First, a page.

Ashland's own 'local Internet bookstore'
Jim Craven photo
The Bookwagon carves out a niche in the used book market
ASHLAND — — combining the discount of remaindered books, the ease and volume of the Internet and the allure of a used bookstore, Carl Hilton, owner of Ashland's new Bookwagon, thinks he may have found the unbeatable combination.
Tucked in the back of Ashland Shopping Center beside a laundromat, the modestly sized Bookwagon offers new and used books in all categories. But the big draw is its flat 30 percent off all new books, its three-day turnaround on special-order new books (also discounted) and its rapid, global access to millions of used books on the Internet.
— — — Company name:
— — Product/service:
Your local Internet bookstore, — offering new and used books
— — Location:
1652 Ashland St. (just up from DJ's Video)
— — Phone:
— — Hours:
10 a.m. to 6 p.m., Monday through Saturday
— — Owners/managers:
Carl Hilton and Kirsten Bakke
— — Internet:
firstname.lastname@example.org or www.bookwagon.com — where you can link to all Bookwagon titles on abs.com — — The Bookwagon is an instant gateway to the global Advanced Book Exchange (www.abe.com), a Canadian cyber-bookmall listing 5,000 dealers with a detailed, searchable database of 21 million titles. You pay Hilton $3.50 plus shipping and if anyone has it (they will), it?ll be in your hands pronto, he said.
If Hilton doesn't have the new book you want, he gets it from Ingram's, the huge national wholesale book distributor with a warehouse in Roseburg and its entire 500,000-title inventory searchable online. He orders on Wednesday and will have it for you on Friday, and, because he orders in big lots, there are no shipping charges.
I couldn't do it without Ingram's being nearby, he said. You may get zero to 40 percent off new books at online places like Amazon or Barnes & Noble, but when you pay shipping, you?re basically paying full retail.
Hilton prices his 3,500 used books at 40 percent of the full retail price, not half, as do most other used book stores, he said. So, with a 30 percent new-book discount, Harry Potter and the Goblet of Fire would be $18.20 instead of $25.95, with used copies going for 40 percent of retail, or $10.40.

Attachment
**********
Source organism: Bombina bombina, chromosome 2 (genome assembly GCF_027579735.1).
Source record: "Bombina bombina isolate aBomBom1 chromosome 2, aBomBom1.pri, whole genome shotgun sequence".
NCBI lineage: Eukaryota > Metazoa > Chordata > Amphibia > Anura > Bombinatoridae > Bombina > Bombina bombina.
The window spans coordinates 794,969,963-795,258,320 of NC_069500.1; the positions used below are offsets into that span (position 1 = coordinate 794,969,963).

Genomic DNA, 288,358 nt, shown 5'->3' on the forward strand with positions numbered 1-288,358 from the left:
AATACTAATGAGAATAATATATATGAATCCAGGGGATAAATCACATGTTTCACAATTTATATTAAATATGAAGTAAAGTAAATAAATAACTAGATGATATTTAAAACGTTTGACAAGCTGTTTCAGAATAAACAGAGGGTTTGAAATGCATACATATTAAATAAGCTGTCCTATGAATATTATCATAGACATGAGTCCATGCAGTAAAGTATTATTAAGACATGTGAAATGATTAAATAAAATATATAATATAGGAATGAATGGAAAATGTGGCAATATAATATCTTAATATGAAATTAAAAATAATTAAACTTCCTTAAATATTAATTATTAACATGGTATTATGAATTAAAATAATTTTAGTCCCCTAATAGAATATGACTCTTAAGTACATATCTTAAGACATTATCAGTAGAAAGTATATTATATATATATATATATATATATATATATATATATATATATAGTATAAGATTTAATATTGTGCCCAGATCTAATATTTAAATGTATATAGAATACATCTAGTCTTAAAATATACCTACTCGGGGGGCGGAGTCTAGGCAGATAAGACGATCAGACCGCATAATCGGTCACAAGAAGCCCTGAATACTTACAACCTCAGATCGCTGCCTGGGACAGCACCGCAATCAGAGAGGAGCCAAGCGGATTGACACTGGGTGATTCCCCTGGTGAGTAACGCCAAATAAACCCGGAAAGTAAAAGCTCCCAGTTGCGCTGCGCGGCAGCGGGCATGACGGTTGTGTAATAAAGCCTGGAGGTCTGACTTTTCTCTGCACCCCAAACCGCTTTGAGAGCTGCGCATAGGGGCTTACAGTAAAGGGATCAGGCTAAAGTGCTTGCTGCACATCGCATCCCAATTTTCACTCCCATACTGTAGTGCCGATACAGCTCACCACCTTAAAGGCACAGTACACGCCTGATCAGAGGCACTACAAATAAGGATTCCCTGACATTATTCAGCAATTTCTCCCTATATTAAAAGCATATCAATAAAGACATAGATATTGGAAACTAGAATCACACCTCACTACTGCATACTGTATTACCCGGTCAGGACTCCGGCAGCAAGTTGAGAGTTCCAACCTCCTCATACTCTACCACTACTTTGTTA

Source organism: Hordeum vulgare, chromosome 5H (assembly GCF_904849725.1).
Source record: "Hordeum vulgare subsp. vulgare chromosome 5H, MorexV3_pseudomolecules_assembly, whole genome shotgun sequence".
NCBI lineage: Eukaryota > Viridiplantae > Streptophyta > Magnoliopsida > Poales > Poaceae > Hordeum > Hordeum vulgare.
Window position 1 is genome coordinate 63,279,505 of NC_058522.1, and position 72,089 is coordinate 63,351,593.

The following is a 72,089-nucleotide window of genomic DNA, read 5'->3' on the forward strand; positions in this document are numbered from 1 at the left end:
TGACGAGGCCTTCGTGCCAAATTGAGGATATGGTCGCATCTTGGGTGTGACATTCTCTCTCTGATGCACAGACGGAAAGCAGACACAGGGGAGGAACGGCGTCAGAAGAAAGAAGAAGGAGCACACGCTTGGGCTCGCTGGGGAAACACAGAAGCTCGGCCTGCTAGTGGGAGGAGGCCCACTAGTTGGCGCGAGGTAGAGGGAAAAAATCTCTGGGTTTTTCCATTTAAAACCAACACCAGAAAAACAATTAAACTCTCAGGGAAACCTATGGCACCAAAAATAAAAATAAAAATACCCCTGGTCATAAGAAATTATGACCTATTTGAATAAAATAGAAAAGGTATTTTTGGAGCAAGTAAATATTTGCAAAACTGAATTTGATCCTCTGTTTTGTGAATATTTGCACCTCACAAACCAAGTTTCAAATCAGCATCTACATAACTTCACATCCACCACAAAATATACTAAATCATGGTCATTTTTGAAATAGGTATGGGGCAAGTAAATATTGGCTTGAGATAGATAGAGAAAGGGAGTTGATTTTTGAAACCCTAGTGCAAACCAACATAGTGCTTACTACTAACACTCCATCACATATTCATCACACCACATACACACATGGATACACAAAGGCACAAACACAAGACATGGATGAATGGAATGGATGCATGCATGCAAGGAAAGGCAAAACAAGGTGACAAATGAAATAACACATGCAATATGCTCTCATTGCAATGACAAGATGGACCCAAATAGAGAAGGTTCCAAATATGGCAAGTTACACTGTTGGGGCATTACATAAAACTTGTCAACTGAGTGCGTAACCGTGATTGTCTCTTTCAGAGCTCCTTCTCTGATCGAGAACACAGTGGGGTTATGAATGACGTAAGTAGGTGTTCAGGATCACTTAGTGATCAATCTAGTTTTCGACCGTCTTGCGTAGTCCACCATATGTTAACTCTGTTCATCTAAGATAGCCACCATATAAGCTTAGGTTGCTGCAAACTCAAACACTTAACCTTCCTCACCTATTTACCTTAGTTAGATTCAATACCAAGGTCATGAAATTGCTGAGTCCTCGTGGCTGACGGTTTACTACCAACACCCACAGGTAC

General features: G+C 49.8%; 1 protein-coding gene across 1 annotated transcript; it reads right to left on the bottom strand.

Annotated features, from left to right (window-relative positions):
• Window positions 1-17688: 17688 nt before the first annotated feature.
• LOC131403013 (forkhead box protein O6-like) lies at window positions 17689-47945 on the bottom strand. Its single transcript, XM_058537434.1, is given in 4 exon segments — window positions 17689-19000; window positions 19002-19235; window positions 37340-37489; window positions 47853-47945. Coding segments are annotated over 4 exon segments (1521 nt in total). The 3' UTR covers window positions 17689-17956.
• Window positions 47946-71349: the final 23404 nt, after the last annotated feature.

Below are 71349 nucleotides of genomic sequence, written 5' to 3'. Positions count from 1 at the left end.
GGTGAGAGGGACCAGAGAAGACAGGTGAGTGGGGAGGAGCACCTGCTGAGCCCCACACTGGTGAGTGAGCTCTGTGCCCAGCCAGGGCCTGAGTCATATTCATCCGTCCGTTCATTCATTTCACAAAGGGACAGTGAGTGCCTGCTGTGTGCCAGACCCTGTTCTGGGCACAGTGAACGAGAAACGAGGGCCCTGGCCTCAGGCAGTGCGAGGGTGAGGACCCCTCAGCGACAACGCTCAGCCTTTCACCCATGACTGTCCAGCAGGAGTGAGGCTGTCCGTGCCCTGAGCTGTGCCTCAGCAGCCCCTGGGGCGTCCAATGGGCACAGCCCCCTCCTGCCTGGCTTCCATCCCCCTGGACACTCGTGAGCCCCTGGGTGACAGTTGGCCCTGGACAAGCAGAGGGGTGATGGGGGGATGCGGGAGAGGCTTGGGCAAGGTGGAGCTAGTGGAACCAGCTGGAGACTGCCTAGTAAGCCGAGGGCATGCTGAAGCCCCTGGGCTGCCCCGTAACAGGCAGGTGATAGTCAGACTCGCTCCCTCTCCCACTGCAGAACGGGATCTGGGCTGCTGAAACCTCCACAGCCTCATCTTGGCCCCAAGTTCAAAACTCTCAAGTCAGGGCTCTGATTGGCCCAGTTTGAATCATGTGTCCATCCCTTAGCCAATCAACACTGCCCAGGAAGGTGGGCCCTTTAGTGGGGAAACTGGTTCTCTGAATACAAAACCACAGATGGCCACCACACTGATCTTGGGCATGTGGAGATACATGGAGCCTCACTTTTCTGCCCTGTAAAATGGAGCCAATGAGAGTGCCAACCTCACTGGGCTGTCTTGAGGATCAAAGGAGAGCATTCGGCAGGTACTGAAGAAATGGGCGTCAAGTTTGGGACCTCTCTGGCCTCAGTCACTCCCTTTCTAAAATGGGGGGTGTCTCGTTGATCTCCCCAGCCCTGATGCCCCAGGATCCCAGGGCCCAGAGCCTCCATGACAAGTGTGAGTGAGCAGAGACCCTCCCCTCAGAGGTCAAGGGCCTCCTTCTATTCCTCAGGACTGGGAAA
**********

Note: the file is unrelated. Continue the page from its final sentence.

Hilton offers another big draw: If you buy a new book from him and trade it in within 90 days, you get 20 percent off another new book purchase, which, combined with the standard 30 percent discount, gives you 50 percent off. So, the new Harry Potter book, purchased with the new book trade-in, now becomes $13.
Other stores trade in used books, but the trading of new books is a new concept in this area, he said.
Hilton's selection of remaindered books (leftover from printings a year or two ago) sell for 60 to 80 percent off. So, the $26 book that was a wee bit dear last year might go for as little as $5.20.
Ashland has one new and three used bookstores downtown, but Hilton feels his is well-shopped because people like having a store on this side (south) of town. It's easy to park, the shopping center has other shops people need to go to and they can bring a heavy box of books to trade in without having to haul them a long way.
About 75 percent of his business (both off-the-shelf and sales from cyber-search) walks through the door, while a fourth comes via Net inquiries from other dealers.
Shopper Stephen Truelove, of Ashland, said, It's a pretty good little bookstore, although they've got some growing to do to get a browsing base. It's cheaper than Barnes & Noble and Amazon and I like to support the local merchants.
I really love it, said Renee Tschetter, of Ashland. It has a great location and I read a lot, so I appreciate the discounts and trades.
Hilton's wife, Kirsten Bakke, works at home cataloging books and putting them on the cyber-list.
Hilton ran a used book store in Lansing, Mich., for 20 years, then did hotel-restaurant work at Windmill's Ashland Hills Inn, followed by two years at Medford's Barnes & Noble, then two years as an Internet-only book dealer.
I got going again in books from finding them at yard sales and selling them on the Net. I've loved books since I was a kid. I love to read and I just like the feel of handling books.